Macrofloral and palynological criteria for recognising the Westphalian-Stephanian boundary
Cleal, Christopher J.; Dimitrova, Tatiana Kh.; Zodrow, Erwin L.
Newsletters on Stratigraphy Volume 39 Number 2-3 (2003), p. 181 - 208
published: Oct 2, 2003
ArtNo. ESP026003902010, Price: 29.00 €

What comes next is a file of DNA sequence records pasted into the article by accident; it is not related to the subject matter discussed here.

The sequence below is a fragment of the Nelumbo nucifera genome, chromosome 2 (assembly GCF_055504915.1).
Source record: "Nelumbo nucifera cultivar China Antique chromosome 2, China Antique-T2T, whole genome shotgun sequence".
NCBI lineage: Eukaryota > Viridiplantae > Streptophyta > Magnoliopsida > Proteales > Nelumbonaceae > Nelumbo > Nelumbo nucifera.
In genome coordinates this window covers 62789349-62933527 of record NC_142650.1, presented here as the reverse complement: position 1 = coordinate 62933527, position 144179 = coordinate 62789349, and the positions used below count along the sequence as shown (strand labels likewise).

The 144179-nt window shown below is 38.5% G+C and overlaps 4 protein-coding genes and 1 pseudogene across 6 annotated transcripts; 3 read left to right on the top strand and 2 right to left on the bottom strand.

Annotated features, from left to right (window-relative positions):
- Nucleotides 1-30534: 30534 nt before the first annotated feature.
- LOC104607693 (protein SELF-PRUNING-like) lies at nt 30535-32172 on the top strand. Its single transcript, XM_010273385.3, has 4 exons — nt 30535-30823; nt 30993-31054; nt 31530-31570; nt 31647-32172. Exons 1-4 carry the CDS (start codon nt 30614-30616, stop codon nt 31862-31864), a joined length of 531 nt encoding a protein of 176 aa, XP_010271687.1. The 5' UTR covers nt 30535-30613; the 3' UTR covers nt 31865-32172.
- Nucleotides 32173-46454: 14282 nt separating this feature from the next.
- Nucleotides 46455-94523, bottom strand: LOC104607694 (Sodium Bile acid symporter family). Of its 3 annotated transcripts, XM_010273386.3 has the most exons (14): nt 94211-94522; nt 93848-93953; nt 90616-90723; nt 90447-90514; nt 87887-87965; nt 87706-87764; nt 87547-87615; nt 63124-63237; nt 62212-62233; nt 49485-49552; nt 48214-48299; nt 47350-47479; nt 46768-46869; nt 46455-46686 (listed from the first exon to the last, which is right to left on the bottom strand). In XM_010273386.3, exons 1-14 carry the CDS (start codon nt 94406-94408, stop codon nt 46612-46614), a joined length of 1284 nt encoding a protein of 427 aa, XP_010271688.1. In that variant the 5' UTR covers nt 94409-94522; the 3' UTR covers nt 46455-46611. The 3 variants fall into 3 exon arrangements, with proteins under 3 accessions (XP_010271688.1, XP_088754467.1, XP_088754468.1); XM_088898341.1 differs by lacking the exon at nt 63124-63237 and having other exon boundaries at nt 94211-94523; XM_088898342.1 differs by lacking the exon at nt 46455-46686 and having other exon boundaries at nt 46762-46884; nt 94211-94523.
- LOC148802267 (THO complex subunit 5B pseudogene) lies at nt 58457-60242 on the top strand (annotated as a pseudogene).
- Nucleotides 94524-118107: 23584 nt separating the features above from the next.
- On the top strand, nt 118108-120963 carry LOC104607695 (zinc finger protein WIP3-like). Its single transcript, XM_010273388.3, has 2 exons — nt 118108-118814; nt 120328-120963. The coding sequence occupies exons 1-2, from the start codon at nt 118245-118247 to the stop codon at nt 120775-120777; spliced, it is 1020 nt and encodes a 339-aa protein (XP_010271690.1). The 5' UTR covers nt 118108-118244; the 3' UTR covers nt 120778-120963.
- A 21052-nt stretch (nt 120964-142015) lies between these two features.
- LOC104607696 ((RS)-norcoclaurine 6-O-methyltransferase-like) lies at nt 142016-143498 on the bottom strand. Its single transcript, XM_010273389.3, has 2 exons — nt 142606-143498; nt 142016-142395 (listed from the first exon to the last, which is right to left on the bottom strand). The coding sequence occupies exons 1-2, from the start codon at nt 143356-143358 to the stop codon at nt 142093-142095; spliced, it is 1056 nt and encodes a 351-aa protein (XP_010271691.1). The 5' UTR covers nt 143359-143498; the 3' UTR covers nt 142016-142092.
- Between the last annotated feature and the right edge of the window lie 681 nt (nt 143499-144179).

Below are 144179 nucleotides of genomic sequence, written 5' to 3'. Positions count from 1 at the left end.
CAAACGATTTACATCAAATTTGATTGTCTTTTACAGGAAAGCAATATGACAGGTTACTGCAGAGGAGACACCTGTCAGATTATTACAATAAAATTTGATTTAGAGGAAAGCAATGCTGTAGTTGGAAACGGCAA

The Cantabrian Stage is defined in Palencia, northern Spain, which is the only place known to have an essentially continuous stratigraphical record from the upper Westphalian D to the Barruelian ('Stephanian A'). The base of the Cantabrian Stage is positioned in the stratotype at the base of the Villaneuva Marine Formation, which immediately underlies the stratigraphically lowest non-marine strata containing Odontopteris cantabrica Zone macrofloras. The base of the O. cantabrica Zone is thus the effective index to the base of the Cantabrian Stage in non-marine facies. In the Cantabrian Stage stratotype, this biohorizon is marked principally by the lowest occurrence of Alethopteris bohemica. In other areas, however, A. bohemica does not occur in macrofloras of early Stephanian age. Other biostratigraphical criteria have had to be used, therefore, notably the increase in abundance of Alethopteris pseudograndinioides var. subzeilleri and the decline in abundance (sometimes extinction) of Mariopteris nervosa and A. pseudograndinioides var. pseudograndinioides. A short distance above this level, there is another and more distinct biohorizon (Biohorizon 3), which can be used as a guide to locating the base of the O. cantabrica Zone. This is defined by the stratigraphically lowest occurrences of Sphenophyllum oblongifolium, Odontopteris cantabrica, O. brardii, and Lobatopteris lamuriana, and the highest stratigraphical occurrence of Mariopteris nervosa. Biohorizon 3 also appears to coincide with first appearance of the relatively rare Schopfites dimorphus, a marked increase in abundance of Thymospora pseudothiessenii, and a lesser increase in abundance of Cadiospora magna. This palynological biohorizon is equivalent to the base of Peppers' Zone CP in Illinois and of Smith's Zone XII in southern Britain. Using these biostratigraphical criteria, it is possible to identify the base of the Cantabrian in the Sydney Coalfield (Nova Scotia), South Wales, and Central Bohemia.